iOS imposes a limit of 20 beacon regions at a time. We refer to the beacon region detailed above (the one defined only by UUID) as our Identity Region, and we created 19 other regions to serve as Wakeup Regions. Every Shortwave device registers region entry callbacks for both the single Identity region, and the 19 Wakeup Regions. No matter what region actually calls the region entry callback, ranging only ever happens on the identity region. It’s common for an app to be woken up by, say, Wakeup Region 15, and then immediately start ranging on the Identity Region to get the userId of that device.
We’re now flipping between three broadcast states while our app is in the foreground:
- Broadcasting our userId on the iBeacon Identity Region
- Broadcasting anonymously with CoreBluetooth to handle both-device-backgrounded wakeups (CoreBluetooth)
- Broadcasting on an iBeacon wakeup region to ensure region entry
Again, when our app enters the background, we kill the iBeacon broadcasts and use CoreBluetooth only.
While not strictly necessary, it’s a good idea to keep track of what wakeup regions you’re currently in (caused by other devices broadcasting on them), and what wakeup region you’re currently broadcasting on. This will make sure you avoid “interference” from another device that might be broadcasting on the same wakeup region.
Bringing it all together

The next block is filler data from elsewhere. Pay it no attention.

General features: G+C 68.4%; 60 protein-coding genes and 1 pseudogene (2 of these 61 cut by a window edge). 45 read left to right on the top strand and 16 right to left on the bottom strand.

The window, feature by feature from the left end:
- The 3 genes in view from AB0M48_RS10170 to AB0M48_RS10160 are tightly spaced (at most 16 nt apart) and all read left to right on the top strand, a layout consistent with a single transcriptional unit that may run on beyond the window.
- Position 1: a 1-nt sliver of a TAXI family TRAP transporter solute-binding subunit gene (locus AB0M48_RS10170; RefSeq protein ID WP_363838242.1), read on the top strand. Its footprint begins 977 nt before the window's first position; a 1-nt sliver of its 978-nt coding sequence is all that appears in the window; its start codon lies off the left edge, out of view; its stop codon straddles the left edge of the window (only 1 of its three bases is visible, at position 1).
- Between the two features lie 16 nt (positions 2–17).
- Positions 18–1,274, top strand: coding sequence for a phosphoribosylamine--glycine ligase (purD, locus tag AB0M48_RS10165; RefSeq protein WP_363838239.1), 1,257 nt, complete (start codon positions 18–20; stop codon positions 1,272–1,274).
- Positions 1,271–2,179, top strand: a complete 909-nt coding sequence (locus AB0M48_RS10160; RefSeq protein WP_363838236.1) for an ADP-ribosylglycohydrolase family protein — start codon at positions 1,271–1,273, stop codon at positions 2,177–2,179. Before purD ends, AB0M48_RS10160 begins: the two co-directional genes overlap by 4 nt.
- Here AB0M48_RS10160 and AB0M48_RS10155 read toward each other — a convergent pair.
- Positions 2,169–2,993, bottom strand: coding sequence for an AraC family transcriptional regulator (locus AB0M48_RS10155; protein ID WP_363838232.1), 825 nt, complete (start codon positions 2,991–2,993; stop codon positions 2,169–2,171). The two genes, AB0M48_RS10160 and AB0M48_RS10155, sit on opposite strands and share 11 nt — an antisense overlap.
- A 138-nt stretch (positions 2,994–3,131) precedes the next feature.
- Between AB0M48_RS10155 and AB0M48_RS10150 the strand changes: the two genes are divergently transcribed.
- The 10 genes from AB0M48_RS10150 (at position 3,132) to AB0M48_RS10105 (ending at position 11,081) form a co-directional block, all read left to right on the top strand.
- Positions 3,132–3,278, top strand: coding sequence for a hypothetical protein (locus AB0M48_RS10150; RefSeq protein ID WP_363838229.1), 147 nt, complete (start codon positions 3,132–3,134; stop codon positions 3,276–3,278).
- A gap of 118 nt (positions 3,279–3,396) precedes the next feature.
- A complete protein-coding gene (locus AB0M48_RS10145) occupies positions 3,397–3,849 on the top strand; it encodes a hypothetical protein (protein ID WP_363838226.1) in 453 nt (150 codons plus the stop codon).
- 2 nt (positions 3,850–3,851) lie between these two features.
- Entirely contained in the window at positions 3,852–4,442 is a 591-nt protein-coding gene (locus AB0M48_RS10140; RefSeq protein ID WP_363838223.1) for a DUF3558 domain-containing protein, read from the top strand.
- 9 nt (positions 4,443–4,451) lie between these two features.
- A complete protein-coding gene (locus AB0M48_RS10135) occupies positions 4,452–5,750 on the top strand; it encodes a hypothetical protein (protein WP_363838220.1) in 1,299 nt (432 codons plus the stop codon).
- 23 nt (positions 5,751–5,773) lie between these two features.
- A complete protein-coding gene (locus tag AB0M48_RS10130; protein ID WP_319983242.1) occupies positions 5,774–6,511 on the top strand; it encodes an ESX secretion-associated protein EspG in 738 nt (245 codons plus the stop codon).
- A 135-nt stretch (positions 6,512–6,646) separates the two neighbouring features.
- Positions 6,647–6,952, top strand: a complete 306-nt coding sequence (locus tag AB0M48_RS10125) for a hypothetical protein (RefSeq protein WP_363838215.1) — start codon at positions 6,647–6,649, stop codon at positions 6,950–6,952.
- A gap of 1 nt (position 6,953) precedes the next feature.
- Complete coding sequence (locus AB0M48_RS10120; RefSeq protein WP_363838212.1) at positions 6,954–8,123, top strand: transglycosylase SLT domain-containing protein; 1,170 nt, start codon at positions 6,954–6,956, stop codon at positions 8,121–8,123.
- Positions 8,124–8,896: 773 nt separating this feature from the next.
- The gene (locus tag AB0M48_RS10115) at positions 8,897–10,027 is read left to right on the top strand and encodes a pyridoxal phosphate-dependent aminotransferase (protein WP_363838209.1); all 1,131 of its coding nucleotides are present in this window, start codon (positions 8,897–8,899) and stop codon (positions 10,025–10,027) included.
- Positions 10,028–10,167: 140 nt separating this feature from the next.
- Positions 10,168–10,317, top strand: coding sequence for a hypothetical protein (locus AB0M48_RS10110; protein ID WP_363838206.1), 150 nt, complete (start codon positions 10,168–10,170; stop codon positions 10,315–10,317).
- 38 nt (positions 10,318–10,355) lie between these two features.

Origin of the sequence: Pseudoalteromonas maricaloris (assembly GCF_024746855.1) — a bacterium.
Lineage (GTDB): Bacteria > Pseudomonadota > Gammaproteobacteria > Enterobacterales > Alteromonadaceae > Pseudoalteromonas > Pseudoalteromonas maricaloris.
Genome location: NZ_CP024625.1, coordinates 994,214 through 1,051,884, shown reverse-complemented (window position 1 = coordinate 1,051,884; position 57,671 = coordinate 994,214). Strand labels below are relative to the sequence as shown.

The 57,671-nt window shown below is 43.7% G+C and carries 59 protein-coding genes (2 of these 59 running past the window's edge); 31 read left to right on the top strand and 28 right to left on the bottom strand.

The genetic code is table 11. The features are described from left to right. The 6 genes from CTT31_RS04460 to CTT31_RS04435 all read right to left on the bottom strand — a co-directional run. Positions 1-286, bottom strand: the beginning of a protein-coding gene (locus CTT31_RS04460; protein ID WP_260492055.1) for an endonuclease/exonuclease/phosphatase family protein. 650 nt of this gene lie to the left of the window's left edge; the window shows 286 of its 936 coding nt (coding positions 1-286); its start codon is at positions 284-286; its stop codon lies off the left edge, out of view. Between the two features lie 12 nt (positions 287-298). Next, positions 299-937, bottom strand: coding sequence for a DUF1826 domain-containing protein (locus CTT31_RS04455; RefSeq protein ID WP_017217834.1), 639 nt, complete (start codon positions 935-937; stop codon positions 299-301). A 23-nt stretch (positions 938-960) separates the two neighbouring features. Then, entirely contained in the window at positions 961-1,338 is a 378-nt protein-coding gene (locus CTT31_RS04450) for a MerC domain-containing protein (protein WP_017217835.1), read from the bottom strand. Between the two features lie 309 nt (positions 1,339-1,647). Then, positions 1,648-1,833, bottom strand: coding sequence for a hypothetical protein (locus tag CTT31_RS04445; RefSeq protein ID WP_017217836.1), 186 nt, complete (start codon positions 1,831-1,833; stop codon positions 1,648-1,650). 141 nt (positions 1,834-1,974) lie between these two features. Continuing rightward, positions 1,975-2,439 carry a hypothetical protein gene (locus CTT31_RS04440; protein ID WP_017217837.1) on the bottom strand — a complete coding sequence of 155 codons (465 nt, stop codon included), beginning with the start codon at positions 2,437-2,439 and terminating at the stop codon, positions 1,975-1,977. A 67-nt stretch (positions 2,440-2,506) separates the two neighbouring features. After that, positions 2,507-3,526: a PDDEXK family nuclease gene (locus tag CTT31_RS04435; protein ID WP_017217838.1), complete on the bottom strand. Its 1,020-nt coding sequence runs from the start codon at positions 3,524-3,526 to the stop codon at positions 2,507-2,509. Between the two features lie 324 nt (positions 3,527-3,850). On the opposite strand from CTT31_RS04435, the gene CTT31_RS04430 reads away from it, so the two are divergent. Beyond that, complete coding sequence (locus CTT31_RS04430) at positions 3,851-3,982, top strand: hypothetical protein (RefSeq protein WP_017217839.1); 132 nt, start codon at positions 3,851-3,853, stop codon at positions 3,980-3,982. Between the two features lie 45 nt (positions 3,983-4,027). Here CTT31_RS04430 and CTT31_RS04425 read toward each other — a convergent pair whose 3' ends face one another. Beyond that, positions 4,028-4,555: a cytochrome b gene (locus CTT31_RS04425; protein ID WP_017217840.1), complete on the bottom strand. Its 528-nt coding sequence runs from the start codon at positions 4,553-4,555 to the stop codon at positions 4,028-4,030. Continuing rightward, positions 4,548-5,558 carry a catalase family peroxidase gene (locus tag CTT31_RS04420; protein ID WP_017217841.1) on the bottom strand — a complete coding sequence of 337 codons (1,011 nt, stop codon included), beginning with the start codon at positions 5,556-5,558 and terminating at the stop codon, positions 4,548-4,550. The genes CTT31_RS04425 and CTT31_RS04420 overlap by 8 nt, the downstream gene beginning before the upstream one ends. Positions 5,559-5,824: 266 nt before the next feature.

With the above solutions, two users can walk into a bar, both with their phones locked and in-pocket. They’ll both get a notification that there is a Shortwave user nearby. As soon as one of them opens the app, they’ll be linked with all of the users around them, and any messages will be magically delivered within 100 feet. Pretty sweet, I think.
I hope this becomes obsolete
I get why Apple doesn’t allow us to broadcast in the background — even with user consent, the power drain can be enormous. That said, I think we need an API for extremely limited background iBeacon broadcasting. Something on the order of 1/minute would be absolutely fine, and would open up all kinds of cool applications while keeping power consumption low.
While we’re on the topic — forming a connection with a peer using the Multipeer framework while that peer is in the background would be awesome. If anyone has been able to do this, let me know!
@alonsoholmes on twitter, hello at alonso.io on emails.
Also, our new-ish project is called Hashtag — it’s like a global, public Slack (or, you know, IRC), and it’s in super-super early beta. I’ll be hanging out in #wtf-beacon — come say hi!
Also, a couple of people have expressed interest in an easy-to-use framework built on this. If this sounds like something you’d find useful, let me know!
I sometimes consult on projects like this. If you’re looking to build something that does batshit crazy stuff with iBeacons, we might be able to build something cool together. firstname.lastname@example.org
 — Although this state is briefly “undefined” while your device’s bluetooth stack is booting, it changes to “inside” or “outside” shortly after
 — Your app delegate needs to conform to the BeaconManager protocol, in order for your app to be woken up in this way.
 — They won’t boot your app if it’s been killed, but the iBeacon callbacks you set up earlier will take care of that.